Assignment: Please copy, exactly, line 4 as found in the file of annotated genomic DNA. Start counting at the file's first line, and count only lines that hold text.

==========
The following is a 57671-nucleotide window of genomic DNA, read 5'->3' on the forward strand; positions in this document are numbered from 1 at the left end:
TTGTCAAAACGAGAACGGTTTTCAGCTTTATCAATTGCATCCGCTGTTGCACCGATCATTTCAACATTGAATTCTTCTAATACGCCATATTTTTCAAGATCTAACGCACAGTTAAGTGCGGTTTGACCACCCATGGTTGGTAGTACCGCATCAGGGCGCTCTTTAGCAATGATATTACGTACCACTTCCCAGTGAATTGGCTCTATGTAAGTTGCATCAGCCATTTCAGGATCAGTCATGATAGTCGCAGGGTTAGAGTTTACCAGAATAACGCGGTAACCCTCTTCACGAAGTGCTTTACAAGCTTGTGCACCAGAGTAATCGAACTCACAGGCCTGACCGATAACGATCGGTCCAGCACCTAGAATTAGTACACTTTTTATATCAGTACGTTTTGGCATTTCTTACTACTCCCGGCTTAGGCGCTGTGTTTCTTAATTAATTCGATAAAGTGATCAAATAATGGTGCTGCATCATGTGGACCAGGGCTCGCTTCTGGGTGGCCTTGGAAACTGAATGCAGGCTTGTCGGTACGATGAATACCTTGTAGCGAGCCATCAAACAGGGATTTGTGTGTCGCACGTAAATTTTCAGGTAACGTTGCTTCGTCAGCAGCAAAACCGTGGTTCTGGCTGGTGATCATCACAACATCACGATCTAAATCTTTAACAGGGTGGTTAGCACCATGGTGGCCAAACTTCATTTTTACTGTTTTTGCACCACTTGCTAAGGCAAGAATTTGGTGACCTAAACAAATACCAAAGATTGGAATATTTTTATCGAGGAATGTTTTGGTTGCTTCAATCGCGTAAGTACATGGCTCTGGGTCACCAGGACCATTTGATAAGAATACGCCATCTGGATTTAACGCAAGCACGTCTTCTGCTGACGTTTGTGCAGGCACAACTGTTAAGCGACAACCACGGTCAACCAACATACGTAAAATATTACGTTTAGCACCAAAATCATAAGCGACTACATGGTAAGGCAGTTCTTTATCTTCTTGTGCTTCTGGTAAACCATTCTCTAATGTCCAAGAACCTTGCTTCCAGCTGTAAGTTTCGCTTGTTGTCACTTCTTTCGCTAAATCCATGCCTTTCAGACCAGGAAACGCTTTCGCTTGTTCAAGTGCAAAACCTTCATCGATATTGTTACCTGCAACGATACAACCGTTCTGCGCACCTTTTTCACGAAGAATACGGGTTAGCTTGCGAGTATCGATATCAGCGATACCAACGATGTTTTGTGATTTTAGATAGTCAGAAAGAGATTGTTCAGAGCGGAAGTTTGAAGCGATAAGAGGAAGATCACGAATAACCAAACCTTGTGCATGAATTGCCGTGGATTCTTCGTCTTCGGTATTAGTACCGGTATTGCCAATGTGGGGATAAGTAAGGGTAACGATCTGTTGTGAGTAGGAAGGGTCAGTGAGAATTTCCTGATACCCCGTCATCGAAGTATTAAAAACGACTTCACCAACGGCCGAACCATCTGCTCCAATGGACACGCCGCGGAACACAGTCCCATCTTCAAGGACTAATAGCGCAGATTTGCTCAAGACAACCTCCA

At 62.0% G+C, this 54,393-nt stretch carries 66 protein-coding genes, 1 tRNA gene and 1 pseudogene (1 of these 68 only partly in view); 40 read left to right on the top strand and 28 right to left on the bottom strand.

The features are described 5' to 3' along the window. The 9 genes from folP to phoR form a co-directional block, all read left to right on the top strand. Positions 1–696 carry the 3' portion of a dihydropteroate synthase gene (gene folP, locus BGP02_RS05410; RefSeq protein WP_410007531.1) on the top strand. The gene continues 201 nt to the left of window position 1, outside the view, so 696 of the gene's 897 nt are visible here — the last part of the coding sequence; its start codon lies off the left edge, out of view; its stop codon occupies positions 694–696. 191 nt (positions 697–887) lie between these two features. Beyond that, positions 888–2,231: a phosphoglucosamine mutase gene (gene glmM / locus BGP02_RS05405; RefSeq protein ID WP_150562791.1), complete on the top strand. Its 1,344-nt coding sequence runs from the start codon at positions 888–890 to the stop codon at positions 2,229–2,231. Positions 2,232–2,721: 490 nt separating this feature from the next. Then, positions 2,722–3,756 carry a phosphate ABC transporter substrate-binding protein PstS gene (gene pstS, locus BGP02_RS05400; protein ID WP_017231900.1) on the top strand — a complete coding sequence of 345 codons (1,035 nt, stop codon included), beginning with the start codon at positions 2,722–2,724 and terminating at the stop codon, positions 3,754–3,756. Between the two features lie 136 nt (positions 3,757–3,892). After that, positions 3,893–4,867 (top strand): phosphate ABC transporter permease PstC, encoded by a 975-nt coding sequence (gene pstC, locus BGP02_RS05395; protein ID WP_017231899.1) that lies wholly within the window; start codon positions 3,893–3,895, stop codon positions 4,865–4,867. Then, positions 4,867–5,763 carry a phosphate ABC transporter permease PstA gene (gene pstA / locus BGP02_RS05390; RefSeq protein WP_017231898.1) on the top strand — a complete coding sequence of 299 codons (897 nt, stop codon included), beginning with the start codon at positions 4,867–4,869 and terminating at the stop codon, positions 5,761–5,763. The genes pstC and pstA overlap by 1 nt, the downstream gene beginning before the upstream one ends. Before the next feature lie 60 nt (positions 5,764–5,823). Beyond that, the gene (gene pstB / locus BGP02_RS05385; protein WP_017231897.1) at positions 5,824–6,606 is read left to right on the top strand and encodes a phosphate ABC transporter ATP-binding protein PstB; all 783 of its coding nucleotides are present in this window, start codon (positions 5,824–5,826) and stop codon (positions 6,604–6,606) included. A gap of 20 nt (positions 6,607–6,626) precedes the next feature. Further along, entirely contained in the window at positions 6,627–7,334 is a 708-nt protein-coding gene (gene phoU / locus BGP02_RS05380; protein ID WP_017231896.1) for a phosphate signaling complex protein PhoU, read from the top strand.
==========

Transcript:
The features are described 5' to 3' along the window. The 9 genes from folP to phoR form a co-directional block, all read left to right on the top strand. Positions 1–696 carry the 3' portion of a dihydropteroate synthase gene (gene folP, locus BGP02_RS05410; RefSeq protein WP_410007531.1) on the top strand. The gene continues 201 nt to the left of window position 1, outside the view, so 696 of the gene's 897 nt are visible here — the last part of the coding sequence; its start codon lies off the left edge, out of view; its stop codon occupies positions 694–696. 191 nt (positions 697–887) lie between these two features. Beyond that, positions 888–2,231: a phosphoglucosamine mutase gene (gene glmM / locus BGP02_RS05405; RefSeq protein ID WP_150562791.1), complete on the top strand. Its 1,344-nt coding sequence runs from the start codon at positions 888–890 to the stop codon at positions 2,229–2,231. Positions 2,232–2,721: 490 nt separating this feature from the next. Then, positions 2,722–3,756 carry a phosphate ABC transporter substrate-binding protein PstS gene (gene pstS, locus BGP02_RS05400; protein ID WP_017231900.1) on the top strand — a complete coding sequence of 345 codons (1,035 nt, stop codon included), beginning with the start codon at positions 2,722–2,724 and terminating at the stop codon, positions 3,754–3,756. Between the two features lie 136 nt (positions 3,757–3,892). After that, positions 3,893–4,867 (top strand): phosphate ABC transporter permease PstC, encoded by a 975-nt coding sequence (gene pstC, locus BGP02_RS05395; protein ID WP_017231899.1) that lies wholly within the window; start codon positions 3,893–3,895, stop codon positions 4,865–4,867. Then, positions 4,867–5,763 carry a phosphate ABC transporter permease PstA gene (gene pstA / locus BGP02_RS05390; RefSeq protein WP_017231898.1) on the top strand — a complete coding sequence of 299 codons (897 nt, stop codon included), beginning with the start codon at positions 4,867–4,869 and terminating at the stop codon, positions 5,761–5,763. The genes pstC and pstA overlap by 1 nt, the downstream gene beginning before the upstream one ends. Before the next feature lie 60 nt (positions 5,764–5,823). Beyond that, the gene (gene pstB / locus BGP02_RS05385; protein WP_017231897.1) at positions 5,824–6,606 is read left to right on the top strand and encodes a phosphate ABC transporter ATP-binding protein PstB; all 783 of its coding nucleotides are present in this window, start codon (positions 5,824–5,826) and stop codon (positions 6,604–6,606) included. A gap of 20 nt (positions 6,607–6,626) precedes the next feature. Further along, entirely contained in the window at positions 6,627–7,334 is a 708-nt protein-coding gene (gene phoU / locus BGP02_RS05380; protein ID WP_017231896.1) for a phosphate signaling complex protein PhoU, read from the top strand.